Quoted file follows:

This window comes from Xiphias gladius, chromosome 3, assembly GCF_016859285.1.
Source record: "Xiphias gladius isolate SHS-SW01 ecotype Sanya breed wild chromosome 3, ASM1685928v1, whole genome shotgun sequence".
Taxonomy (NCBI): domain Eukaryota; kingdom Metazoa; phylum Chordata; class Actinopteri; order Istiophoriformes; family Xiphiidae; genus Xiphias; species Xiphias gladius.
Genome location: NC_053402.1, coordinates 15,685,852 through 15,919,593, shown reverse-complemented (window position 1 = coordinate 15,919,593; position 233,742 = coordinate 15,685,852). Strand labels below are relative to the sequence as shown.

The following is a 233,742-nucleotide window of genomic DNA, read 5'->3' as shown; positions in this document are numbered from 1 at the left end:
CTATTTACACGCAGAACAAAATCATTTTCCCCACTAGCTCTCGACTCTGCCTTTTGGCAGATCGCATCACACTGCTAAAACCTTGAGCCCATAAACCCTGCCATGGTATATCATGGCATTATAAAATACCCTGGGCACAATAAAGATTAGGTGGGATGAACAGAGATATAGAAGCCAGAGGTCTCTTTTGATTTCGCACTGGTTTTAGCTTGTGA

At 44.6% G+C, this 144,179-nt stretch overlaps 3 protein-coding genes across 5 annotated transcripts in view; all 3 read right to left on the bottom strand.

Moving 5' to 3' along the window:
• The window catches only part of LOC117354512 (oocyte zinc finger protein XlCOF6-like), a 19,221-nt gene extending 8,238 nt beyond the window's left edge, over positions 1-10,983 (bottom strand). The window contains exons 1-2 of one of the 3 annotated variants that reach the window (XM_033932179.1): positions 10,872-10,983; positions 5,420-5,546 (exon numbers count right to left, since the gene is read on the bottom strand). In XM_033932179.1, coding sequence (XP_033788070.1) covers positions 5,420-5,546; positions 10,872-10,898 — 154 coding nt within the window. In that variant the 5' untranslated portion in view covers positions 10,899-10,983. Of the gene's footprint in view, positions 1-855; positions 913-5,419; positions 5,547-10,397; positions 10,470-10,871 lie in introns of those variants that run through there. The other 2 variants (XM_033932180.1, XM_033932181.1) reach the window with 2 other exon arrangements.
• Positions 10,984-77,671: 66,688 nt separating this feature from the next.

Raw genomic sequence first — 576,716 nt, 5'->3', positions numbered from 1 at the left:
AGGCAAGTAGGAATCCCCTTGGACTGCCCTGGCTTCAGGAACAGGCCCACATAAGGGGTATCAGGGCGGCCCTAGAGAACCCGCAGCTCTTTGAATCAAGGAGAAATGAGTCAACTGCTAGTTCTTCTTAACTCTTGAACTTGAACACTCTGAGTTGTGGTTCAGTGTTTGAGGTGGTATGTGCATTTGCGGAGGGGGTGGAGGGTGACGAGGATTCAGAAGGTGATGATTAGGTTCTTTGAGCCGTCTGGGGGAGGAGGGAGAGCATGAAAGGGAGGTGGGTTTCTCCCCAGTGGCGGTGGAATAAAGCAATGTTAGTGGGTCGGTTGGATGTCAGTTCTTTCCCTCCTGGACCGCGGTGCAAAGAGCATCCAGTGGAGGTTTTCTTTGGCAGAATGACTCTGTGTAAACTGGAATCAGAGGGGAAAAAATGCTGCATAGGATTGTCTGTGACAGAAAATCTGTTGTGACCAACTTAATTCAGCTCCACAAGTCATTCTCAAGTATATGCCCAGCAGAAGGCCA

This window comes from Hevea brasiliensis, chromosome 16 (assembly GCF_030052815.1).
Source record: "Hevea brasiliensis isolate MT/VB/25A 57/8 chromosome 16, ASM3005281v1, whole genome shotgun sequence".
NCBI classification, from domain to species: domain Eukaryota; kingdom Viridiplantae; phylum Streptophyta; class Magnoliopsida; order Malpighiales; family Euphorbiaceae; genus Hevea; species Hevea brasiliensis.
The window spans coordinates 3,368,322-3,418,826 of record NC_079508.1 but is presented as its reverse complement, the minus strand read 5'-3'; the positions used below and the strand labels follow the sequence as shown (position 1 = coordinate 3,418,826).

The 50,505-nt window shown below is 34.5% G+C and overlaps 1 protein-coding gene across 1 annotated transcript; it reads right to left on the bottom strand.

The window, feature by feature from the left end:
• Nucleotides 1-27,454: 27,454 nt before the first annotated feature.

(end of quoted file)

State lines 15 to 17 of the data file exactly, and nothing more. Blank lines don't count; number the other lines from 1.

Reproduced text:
NCBI classification, from domain to species: domain Eukaryota; kingdom Viridiplantae; phylum Streptophyta; class Magnoliopsida; order Malpighiales; family Euphorbiaceae; genus Hevea; species Hevea brasiliensis.
The window spans coordinates 3,368,322-3,418,826 of record NC_079508.1 but is presented as its reverse complement, the minus strand read 5'-3'; the positions used below and the strand labels follow the sequence as shown (position 1 = coordinate 3,418,826).

The 50,505-nt window shown below is 34.5% G+C and overlaps 1 protein-coding gene across 1 annotated transcript; it reads right to left on the bottom strand.